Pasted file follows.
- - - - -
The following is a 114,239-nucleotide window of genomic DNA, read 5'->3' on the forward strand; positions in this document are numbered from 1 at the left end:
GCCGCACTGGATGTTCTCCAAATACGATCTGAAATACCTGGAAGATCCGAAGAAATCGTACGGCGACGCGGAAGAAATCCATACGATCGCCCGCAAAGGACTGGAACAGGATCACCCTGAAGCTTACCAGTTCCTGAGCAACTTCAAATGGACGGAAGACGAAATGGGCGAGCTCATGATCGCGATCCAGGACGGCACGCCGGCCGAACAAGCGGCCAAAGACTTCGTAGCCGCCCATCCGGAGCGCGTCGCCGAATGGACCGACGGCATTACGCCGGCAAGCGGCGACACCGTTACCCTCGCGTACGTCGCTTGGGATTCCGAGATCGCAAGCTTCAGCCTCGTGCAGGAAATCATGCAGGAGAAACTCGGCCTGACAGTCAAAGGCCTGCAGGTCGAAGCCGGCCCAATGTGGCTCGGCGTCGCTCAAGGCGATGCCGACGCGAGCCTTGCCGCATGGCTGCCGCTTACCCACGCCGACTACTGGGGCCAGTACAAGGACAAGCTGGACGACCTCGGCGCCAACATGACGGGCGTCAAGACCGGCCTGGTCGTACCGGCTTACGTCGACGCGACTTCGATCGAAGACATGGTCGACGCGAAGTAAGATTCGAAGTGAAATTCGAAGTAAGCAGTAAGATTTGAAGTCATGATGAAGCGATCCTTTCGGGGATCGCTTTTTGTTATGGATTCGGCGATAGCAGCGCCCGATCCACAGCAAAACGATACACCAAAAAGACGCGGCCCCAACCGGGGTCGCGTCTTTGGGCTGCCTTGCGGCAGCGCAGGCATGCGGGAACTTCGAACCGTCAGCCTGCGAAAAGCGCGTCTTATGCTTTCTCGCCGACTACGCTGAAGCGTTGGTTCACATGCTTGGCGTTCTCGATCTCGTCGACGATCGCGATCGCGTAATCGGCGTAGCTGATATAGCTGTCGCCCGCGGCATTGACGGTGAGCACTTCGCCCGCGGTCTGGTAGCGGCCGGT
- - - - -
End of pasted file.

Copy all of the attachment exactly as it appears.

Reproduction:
The following is a 114,239-nucleotide window of genomic DNA, read 5'->3' on the forward strand; positions in this document are numbered from 1 at the left end:
GCCGCACTGGATGTTCTCCAAATACGATCTGAAATACCTGGAAGATCCGAAGAAATCGTACGGCGACGCGGAAGAAATCCATACGATCGCCCGCAAAGGACTGGAACAGGATCACCCTGAAGCTTACCAGTTCCTGAGCAACTTCAAATGGACGGAAGACGAAATGGGCGAGCTCATGATCGCGATCCAGGACGGCACGCCGGCCGAACAAGCGGCCAAAGACTTCGTAGCCGCCCATCCGGAGCGCGTCGCCGAATGGACCGACGGCATTACGCCGGCAAGCGGCGACACCGTTACCCTCGCGTACGTCGCTTGGGATTCCGAGATCGCAAGCTTCAGCCTCGTGCAGGAAATCATGCAGGAGAAACTCGGCCTGACAGTCAAAGGCCTGCAGGTCGAAGCCGGCCCAATGTGGCTCGGCGTCGCTCAAGGCGATGCCGACGCGAGCCTTGCCGCATGGCTGCCGCTTACCCACGCCGACTACTGGGGCCAGTACAAGGACAAGCTGGACGACCTCGGCGCCAACATGACGGGCGTCAAGACCGGCCTGGTCGTACCGGCTTACGTCGACGCGACTTCGATCGAAGACATGGTCGACGCGAAGTAAGATTCGAAGTGAAATTCGAAGTAAGCAGTAAGATTTGAAGTCATGATGAAGCGATCCTTTCGGGGATCGCTTTTTGTTATGGATTCGGCGATAGCAGCGCCCGATCCACAGCAAAACGATACACCAAAAAGACGCGGCCCCAACCGGGGTCGCGTCTTTGGGCTGCCTTGCGGCAGCGCAGGCATGCGGGAACTTCGAACCGTCAGCCTGCGAAAAGCGCGTCTTATGCTTTCTCGCCGACTACGCTGAAGCGTTGGTTCACATGCTTGGCGTTCTCGATCTCGTCGACGATCGCGATCGCGTAATCGGCGTAGCTGATATAGCTGTCGCCCGCGGCATTGACGGTGAGCACTTCGCCCGCGGTCTGGTAGCGGCCGGT